When I got the cast list back… I screamed. Literally. Green Lantern thought I had hurt myself. But I saw it there, black and white on my computer screen… Audrey. My first ever lead in my life… and it was the part that had set this fire and passion in me ten years ago. I will admit it. I did cry a little bit. What else could I do? This little community theatre 40 minutes from my home and given me a chance to make the dream of my life come true.
So here we are… 5 or 6 weeks later (I can’t remember lol). I am staring Opening Night in the face. It starts tomorrow. My last dress rehearsal is tonight. I have literally been working day and night on this. Not only am I working this part, but I did all of the paper design work for it. Literally from the moment I get up in the morning, until I pull into my driveway at night after a long rehearsal, I am eating and breathing Little Shop. I am constantly listening to the music, and it seems like my script is permanently attached to my hand. I’m practicing the finer points of how to make that black eye I have to wear in the first act look realistic. I’m sure I am driving Green Lantern up a wall, asking him the finer points of how I say one line versus another. It’s stressful. It’s hard. And you know what? I have loved every minute of it.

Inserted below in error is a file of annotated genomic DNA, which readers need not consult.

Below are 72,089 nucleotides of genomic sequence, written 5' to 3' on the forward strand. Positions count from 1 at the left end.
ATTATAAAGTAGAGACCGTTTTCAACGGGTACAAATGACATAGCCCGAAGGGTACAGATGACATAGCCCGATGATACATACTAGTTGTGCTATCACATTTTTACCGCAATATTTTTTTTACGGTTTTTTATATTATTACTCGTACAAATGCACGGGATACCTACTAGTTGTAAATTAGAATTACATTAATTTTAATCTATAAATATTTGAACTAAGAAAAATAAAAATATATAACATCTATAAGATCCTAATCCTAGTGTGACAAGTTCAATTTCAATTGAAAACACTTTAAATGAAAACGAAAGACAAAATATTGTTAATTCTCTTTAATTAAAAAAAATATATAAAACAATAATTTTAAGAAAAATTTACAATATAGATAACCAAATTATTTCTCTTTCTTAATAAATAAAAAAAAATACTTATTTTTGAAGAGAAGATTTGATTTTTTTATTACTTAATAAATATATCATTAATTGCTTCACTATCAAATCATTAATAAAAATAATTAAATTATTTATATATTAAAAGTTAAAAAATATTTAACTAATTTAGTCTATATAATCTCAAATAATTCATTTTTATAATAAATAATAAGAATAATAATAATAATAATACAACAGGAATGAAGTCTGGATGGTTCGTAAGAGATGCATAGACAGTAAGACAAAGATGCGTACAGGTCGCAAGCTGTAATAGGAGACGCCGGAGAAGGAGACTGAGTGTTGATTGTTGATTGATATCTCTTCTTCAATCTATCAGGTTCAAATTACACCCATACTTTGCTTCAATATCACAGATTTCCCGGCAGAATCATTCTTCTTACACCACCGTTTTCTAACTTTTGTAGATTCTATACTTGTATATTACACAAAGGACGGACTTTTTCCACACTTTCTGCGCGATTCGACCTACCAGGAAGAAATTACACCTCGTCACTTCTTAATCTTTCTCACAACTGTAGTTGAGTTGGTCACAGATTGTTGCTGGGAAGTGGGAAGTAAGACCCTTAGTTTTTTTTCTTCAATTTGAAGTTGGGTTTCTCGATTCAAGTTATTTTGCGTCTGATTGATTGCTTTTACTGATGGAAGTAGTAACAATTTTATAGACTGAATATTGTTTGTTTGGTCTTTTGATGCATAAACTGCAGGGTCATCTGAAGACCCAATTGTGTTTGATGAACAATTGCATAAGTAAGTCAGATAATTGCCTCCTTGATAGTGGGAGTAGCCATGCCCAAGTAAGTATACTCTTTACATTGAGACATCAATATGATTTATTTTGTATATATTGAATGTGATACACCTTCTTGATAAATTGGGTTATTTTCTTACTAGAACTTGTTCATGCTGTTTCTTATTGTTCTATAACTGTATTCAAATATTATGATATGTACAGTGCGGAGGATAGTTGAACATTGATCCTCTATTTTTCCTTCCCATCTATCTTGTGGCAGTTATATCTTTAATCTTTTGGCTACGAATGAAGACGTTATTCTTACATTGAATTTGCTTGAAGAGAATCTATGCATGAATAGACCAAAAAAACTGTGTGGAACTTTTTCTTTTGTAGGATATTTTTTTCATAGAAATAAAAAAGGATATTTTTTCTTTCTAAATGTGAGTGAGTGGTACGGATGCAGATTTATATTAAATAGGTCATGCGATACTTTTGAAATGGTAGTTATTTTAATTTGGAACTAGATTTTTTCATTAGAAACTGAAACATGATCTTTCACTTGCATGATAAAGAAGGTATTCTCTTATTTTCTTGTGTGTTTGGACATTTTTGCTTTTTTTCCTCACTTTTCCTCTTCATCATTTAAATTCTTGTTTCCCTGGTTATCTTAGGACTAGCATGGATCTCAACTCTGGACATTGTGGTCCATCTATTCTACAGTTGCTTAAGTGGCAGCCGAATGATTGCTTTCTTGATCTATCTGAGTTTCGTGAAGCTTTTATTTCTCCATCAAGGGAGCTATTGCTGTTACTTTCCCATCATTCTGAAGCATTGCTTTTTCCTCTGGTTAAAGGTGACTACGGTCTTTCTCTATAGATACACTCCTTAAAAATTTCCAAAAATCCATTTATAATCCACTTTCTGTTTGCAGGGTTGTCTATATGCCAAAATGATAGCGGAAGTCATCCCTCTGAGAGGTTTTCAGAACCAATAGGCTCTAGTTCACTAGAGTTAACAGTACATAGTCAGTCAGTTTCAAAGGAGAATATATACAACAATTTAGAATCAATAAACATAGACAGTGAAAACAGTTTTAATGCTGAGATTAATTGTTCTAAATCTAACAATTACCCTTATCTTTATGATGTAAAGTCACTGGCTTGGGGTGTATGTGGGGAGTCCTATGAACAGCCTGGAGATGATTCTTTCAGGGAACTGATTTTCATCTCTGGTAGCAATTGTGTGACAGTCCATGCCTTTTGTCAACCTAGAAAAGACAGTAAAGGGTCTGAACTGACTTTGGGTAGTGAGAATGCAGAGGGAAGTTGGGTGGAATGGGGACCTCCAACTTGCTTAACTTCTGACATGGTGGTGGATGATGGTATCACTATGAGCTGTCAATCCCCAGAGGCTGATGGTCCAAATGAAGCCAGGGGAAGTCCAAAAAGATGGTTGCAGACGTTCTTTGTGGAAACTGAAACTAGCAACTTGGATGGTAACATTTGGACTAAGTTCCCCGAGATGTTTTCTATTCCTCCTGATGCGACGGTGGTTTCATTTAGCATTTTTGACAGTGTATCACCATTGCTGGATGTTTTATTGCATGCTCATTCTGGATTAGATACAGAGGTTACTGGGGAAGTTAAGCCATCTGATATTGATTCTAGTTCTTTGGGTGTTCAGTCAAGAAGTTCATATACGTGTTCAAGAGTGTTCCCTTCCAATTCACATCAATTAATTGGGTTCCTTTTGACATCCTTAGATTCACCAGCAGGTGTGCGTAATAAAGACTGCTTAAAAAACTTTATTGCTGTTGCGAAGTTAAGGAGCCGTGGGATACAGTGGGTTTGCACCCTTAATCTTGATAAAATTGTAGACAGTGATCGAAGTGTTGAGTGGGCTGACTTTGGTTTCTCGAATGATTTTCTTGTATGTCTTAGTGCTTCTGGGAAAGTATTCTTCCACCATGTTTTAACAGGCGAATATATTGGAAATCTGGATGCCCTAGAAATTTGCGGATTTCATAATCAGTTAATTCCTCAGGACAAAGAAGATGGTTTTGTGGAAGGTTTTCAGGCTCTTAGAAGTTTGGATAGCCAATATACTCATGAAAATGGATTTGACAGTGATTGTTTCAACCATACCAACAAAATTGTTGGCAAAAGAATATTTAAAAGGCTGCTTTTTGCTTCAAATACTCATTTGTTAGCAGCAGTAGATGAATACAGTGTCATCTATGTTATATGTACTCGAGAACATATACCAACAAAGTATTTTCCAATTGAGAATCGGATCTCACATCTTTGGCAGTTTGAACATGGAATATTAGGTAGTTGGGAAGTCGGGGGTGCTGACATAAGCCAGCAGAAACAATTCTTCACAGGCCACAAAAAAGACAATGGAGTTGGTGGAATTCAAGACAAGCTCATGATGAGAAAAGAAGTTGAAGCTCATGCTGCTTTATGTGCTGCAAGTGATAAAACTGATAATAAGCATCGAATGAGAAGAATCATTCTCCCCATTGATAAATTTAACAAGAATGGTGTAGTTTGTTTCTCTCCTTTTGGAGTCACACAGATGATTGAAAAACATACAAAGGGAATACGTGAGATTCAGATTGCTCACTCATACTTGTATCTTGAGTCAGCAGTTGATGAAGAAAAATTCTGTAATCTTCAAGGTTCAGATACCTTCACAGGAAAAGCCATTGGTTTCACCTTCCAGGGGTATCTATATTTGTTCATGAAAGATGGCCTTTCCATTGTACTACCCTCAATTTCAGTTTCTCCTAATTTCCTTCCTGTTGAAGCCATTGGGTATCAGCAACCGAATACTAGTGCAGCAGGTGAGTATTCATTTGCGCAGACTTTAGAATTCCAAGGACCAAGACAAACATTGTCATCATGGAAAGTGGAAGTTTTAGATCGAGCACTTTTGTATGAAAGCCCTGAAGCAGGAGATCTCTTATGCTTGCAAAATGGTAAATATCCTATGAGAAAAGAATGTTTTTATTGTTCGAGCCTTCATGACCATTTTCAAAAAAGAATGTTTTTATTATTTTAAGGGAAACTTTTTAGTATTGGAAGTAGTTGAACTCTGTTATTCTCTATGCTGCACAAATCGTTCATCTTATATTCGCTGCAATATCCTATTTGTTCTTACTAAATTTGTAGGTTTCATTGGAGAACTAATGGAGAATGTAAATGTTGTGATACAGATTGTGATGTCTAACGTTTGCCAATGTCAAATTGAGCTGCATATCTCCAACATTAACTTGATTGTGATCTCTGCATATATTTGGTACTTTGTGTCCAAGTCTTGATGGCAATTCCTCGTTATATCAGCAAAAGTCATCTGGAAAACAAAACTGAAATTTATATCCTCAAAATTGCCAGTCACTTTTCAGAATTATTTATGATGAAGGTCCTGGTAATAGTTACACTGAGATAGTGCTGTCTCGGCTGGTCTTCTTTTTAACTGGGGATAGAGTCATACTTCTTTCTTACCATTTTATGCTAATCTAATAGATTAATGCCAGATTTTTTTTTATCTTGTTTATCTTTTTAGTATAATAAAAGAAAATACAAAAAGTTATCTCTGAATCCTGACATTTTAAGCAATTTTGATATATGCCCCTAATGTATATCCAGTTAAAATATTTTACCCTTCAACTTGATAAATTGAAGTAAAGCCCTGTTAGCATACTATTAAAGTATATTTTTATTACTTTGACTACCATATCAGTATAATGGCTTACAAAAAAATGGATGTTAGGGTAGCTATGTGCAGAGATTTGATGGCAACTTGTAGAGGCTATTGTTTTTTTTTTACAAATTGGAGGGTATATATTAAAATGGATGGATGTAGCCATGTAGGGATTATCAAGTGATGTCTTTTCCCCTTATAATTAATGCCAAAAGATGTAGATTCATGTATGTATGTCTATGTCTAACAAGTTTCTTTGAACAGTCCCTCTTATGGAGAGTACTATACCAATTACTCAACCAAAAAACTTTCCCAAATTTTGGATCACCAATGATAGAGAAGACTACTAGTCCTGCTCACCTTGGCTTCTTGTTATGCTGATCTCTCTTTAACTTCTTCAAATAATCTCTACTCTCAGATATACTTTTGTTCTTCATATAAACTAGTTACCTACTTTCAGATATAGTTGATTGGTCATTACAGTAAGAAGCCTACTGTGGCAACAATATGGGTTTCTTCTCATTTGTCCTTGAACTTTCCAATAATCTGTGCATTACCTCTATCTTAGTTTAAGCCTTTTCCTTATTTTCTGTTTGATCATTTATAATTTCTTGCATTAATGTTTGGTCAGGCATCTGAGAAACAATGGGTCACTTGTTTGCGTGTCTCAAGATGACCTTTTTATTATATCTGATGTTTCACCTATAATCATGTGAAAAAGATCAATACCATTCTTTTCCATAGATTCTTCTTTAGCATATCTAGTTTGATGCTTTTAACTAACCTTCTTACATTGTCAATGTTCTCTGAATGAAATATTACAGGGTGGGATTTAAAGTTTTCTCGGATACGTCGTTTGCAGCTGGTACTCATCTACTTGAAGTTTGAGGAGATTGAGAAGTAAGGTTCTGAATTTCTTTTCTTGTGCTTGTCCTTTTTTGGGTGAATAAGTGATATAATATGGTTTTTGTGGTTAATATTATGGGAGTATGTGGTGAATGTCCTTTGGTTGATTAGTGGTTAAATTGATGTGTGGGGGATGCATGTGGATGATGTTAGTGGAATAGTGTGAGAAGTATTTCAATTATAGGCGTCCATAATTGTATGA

Of course I’m nervous. Of course I’m scared. But every time I pull on that dress… do my make-up just a little too dark… walk out onto that stage in the lights… it’s like I found this piece of me that has been missing from my life for a long time. Sometimes when I open my mouth, I can’t believe that it is really my voice that is coming out of it. When I sing about my dream of being “Somewhere That’s Green”… I really feel it. Because for me… I’m finally there. When I’m standing there… belting out “Suddenly Seymour” with every ounce of energy I have left in my body… It’s like watching a miracle happen. I just can’t believe it’s actually happening to me. I never dreamed it would. This show, this role, means more to me then I can possibly express. Even now I’m struggling. I want so badly to make you guys understand just how much this one little thing has been changing my life everyday. It is the fulfillment of years of high school dreaming. It is the payoff for those years of voice lessons. It is redefining of my body as my own, after the injury and surgery made it feel like a stranger to me. After feeling broken for a long time… I feel whole. It is the embodiment of my “Roxie.”
Wish me Luck,